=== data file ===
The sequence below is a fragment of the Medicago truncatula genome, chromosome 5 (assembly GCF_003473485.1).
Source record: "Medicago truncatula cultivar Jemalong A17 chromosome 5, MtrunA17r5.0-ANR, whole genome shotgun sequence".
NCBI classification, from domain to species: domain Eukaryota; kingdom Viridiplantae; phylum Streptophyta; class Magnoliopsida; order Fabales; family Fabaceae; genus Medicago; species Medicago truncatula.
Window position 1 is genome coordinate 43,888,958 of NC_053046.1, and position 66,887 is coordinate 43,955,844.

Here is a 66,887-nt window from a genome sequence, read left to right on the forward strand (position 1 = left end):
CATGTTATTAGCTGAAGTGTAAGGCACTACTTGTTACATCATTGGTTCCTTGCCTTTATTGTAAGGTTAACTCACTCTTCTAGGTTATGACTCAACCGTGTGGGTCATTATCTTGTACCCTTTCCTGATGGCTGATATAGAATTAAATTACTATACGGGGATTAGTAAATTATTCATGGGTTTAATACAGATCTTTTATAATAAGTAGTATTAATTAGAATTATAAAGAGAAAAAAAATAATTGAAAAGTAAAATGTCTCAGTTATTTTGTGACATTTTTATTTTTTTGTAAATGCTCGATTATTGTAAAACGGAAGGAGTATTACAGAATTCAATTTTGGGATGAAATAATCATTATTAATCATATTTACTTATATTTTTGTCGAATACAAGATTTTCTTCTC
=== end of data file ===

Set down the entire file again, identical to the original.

The sequence below is a fragment of the Medicago truncatula genome, chromosome 5 (assembly GCF_003473485.1).
Source record: "Medicago truncatula cultivar Jemalong A17 chromosome 5, MtrunA17r5.0-ANR, whole genome shotgun sequence".
NCBI classification, from domain to species: domain Eukaryota; kingdom Viridiplantae; phylum Streptophyta; class Magnoliopsida; order Fabales; family Fabaceae; genus Medicago; species Medicago truncatula.
Window position 1 is genome coordinate 43,888,958 of NC_053046.1, and position 66,887 is coordinate 43,955,844.

Here is a 66,887-nt window from a genome sequence, read left to right on the forward strand (position 1 = left end):
CATGTTATTAGCTGAAGTGTAAGGCACTACTTGTTACATCATTGGTTCCTTGCCTTTATTGTAAGGTTAACTCACTCTTCTAGGTTATGACTCAACCGTGTGGGTCATTATCTTGTACCCTTTCCTGATGGCTGATATAGAATTAAATTACTATACGGGGATTAGTAAATTATTCATGGGTTTAATACAGATCTTTTATAATAAGTAGTATTAATTAGAATTATAAAGAGAAAAAAAATAATTGAAAAGTAAAATGTCTCAGTTATTTTGTGACATTTTTATTTTTTTGTAAATGCTCGATTATTGTAAAACGGAAGGAGTATTACAGAATTCAATTTTGGGATGAAATAATCATTATTAATCATATTTACTTATATTTTTGTCGAATACAAGATTTTCTTCTC